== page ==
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Genes May Alter Antidepressants' Effects

Variations in certain genes may affect how well depressed people respond to different antidepressants, new research shows.

The report comes from Francis McMahon, M.D., of the National Institute of Mental Health (NIMH).

"Medications to treat depression are widely available, but no one treatment works for everyone," McMahon says in a news release

There is no test to predict which of the various antidepressants will work best for a particular patient. It can take trial and error over weeks or months to find the right one. "We are seeking to better understand why this is the case, and, using genetic markers, develop personalized treatments that give patients the best chance at remission," McMahon says.

"Ultimately, our goal is to put together a panel of genetic markers that can guide treatment decisions and help doctors choose an antidepressant that will work best for an individual patient," he says. That panel of genetic markers isn't complete yet. But McMahon's findings may help.

McMahon studied data from 1,953 adult patients treated with the antidepressant Celexa.
The patients' genes were screened. Certain variations in two genes were associated with response to Celexa treatment.

One of those genes is the HTR2A gene, which is linked to serotonin, a brain chemical boosted by some antidepressants, including Celexa. The other gene, called GRlK4, is linked to glutamate, another brain chemical.

Along with past research, the data "make a compelling case for key roles of HTR2A and GRlK4 in the mechanism of antidepressant action," writes McMahon. "Genetic markers that identify individuals at high risk for treatment failure or particular side effects may ultimately help guide treatment decisions," he writes.

McMahon's findings were presented in Hollywood, Fla., at the American College of Neuropsychopharmacology's annual meeting.

Depression is a common but often treatable disease. In any year, about 21 million U.S. adults — nearly one in 10 — are depressed, according to the NIMH.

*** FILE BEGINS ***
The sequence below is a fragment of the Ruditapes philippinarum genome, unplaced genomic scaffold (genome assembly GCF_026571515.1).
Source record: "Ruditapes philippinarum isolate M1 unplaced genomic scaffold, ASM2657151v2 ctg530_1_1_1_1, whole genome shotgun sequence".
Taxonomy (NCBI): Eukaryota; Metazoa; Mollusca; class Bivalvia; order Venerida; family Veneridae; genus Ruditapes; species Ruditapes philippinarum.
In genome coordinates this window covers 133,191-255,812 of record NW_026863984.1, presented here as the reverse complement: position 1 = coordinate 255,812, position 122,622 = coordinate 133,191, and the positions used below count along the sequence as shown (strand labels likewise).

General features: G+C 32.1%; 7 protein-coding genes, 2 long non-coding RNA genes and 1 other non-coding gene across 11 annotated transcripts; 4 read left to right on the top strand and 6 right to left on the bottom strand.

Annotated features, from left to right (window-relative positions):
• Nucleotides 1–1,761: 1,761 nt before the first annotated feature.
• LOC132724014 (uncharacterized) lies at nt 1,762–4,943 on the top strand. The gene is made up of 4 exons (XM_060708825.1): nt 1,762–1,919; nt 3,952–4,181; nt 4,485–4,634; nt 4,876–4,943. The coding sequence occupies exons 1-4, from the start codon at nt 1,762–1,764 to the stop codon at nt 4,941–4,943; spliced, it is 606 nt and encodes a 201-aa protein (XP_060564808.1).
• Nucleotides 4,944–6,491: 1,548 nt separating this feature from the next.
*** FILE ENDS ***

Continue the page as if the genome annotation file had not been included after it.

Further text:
The NIMH lists these warning signs of depression:

  • Persistent sad, anxious, or "empty" mood
  • Feeling hopeless or pessimistic
  • Feelings of guilt, worthlessness, helplessness
  • Loss of interest or pleasure in hobbies and activities that were once enjoyed (including sex)
  • Fatigue, decreased energy, or feeling "slowed down"
  • Difficulty concentrating, remembering, making decisions
  • Sleep problems, including insomnia or sleeping too much
  • Changes in appetite and/or weight
  • Thoughts of death or suicide; suicide attempts
  • Restlessness, irritability
  • Persistent physical symptoms that don't respond to treatment, such as headaches, digestive disorders, and chronic pain

    The exact cause of depression isn't known. It may be a combination of genetic and environmental factors. If you suspect depression, seek help. Talk to your doctor for depression screening. Treatments may include medications and/or talk therapy.

    If you already know you have depression, you may want to use these tips from the NIMH:

  • Set realistic goals.
  • Break large tasks into small ones, set priorities, and do what you can.
  • Try to be with other people and confide in someone. It's usually better than being alone and secretive.
  • Participate in activities that make you feel better.
  • Mild exercise, going to a movie or ballgame, or participating in religious or social activities may help.
  • Expect your mood to improve gradually, not immediately. Feeling better takes time.
  • Postpone important decisions until the depression has lifted.
  • Let your family and friends help you.

    Remember that positive thinking will replace the negative thinking that's part of the depression as your condition responds to treatment.

    The NIMH offers these do's and don'ts for people who have a depressed friend or family member:

  • Do help the depressed person get an appropriate diagnosis and treatment.
  • Do encourage the person to give treatment a chance and to seek different treatment if needed.
  • Do offer emotional support.
  • Do talk with your friend or relative and listen carefully to them.
  • Do invite the depressed person for walks, outings, or other activities.
  • Do encourage the person to participate in activities he or she once enjoyed.
  • Don't ignore remarks about suicide. Report those remarks to the patient's therapist.
  • Don't push the depressed person to do too much, too soon.
  • Don't accuse your depressed friend or relative of faking illness or being lazy.
  • Don't expect a depressed friend or relative to "snap out of it."

    SOURCES: American College of Neuropsychopharmacology's annual meeting, Hollywood, Fla., Dec. 3-7, 2006. News release, GYMR. National Institute of Mental Health: "Depression."

    By Miranda Hitti
    Reviewed by Louise Chang, M.D